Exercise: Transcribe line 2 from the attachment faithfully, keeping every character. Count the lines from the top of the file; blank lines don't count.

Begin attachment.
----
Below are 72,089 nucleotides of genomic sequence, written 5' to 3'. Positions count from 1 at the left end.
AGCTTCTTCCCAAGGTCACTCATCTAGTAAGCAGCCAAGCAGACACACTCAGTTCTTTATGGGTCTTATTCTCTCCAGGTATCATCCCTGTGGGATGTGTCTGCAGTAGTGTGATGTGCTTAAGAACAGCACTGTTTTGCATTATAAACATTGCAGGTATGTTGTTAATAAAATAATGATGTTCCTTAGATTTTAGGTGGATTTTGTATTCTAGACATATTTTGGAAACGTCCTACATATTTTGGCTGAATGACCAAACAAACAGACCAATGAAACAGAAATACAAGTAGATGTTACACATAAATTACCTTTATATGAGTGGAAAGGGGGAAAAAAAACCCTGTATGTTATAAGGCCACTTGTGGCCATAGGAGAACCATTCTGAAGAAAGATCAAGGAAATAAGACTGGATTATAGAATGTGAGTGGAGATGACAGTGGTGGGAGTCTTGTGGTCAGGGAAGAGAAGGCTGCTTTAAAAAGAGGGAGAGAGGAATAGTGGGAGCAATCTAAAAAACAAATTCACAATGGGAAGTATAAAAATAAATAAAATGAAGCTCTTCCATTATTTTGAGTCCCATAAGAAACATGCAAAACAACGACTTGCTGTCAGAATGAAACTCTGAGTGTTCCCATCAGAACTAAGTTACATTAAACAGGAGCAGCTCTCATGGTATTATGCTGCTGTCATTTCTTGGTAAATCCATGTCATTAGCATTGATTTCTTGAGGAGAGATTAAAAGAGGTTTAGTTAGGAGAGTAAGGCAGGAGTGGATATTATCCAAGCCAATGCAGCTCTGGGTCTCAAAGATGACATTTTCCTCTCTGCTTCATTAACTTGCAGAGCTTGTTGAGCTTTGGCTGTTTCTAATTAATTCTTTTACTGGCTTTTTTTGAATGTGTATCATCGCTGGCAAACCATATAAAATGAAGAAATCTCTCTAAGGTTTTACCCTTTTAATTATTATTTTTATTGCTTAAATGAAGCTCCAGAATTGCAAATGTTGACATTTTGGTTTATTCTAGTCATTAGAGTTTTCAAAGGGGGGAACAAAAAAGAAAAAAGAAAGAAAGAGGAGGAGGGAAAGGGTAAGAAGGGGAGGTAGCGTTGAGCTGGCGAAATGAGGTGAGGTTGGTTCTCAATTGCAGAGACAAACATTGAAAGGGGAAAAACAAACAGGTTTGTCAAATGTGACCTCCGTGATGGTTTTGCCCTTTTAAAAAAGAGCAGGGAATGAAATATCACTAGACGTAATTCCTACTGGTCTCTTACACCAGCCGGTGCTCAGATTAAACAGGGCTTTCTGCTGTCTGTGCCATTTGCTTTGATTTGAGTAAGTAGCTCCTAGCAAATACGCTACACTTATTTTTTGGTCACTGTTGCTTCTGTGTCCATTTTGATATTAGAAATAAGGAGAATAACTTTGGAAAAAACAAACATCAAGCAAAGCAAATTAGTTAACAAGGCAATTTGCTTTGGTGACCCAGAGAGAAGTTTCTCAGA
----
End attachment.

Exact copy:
AGCTTCTTCCCAAGGTCACTCATCTAGTAAGCAGCCAAGCAGACACACTCAGTTCTTTATGGGTCTTATTCTCTCCAGGTATCATCCCTGTGGGATGTGTCTGCAGTAGTGTGATGTGCTTAAGAACAGCACTGTTTTGCATTATAAACATTGCAGGTATGTTGTTAATAAAATAATGATGTTCCTTAGATTTTAGGTGGATTTTGTATTCTAGACATATTTTGGAAACGTCCTACATATTTTGGCTGAATGACCAAACAAACAGACCAATGAAACAGAAATACAAGTAGATGTTACACATAAATTACCTTTATATGAGTGGAAAGGGGGAAAAAAAACCCTGTATGTTATAAGGCCACTTGTGGCCATAGGAGAACCATTCTGAAGAAAGATCAAGGAAATAAGACTGGATTATAGAATGTGAGTGGAGATGACAGTGGTGGGAGTCTTGTGGTCAGGGAAGAGAAGGCTGCTTTAAAAAGAGGGAGAGAGGAATAGTGGGAGCAATCTAAAAAACAAATTCACAATGGGAAGTATAAAAATAAATAAAATGAAGCTCTTCCATTATTTTGAGTCCCATAAGAAACATGCAAAACAACGACTTGCTGTCAGAATGAAACTCTGAGTGTTCCCATCAGAACTAAGTTACATTAAACAGGAGCAGCTCTCATGGTATTATGCTGCTGTCATTTCTTGGTAAATCCATGTCATTAGCATTGATTTCTTGAGGAGAGATTAAAAGAGGTTTAGTTAGGAGAGTAAGGCAGGAGTGGATATTATCCAAGCCAATGCAGCTCTGGGTCTCAAAGATGACATTTTCCTCTCTGCTTCATTAACTTGCAGAGCTTGTTGAGCTTTGGCTGTTTCTAATTAATTCTTTTACTGGCTTTTTTTGAATGTGTATCATCGCTGGCAAACCATATAAAATGAAGAAATCTCTCTAAGGTTTTACCCTTTTAATTATTATTTTTATTGCTTAAATGAAGCTCCAGAATTGCAAATGTTGACATTTTGGTTTATTCTAGTCATTAGAGTTTTCAAAGGGGGGAACAAAAAAGAAAAAAGAAAGAAAGAGGAGGAGGGAAAGGGTAAGAAGGGGAGGTAGCGTTGAGCTGGCGAAATGAGGTGAGGTTGGTTCTCAATTGCAGAGACAAACATTGAAAGGGGAAAAACAAACAGGTTTGTCAAATGTGACCTCCGTGATGGTTTTGCCCTTTTAAAAAAGAGCAGGGAATGAAATATCACTAGACGTAATTCCTACTGGTCTCTTACACCAGCCGGTGCTCAGATTAAACAGGGCTTTCTGCTGTCTGTGCCATTTGCTTTGATTTGAGTAAGTAGCTCCTAGCAAATACGCTACACTTATTTTTTGGTCACTGTTGCTTCTGTGTCCATTTTGATATTAGAAATAAGGAGAATAACTTTGGAAAAAACAAACATCAAGCAAAGCAAATTAGTTAACAAGGCAATTTGCTTTGGTGACCCAGAGAGAAGTTTCTCAGA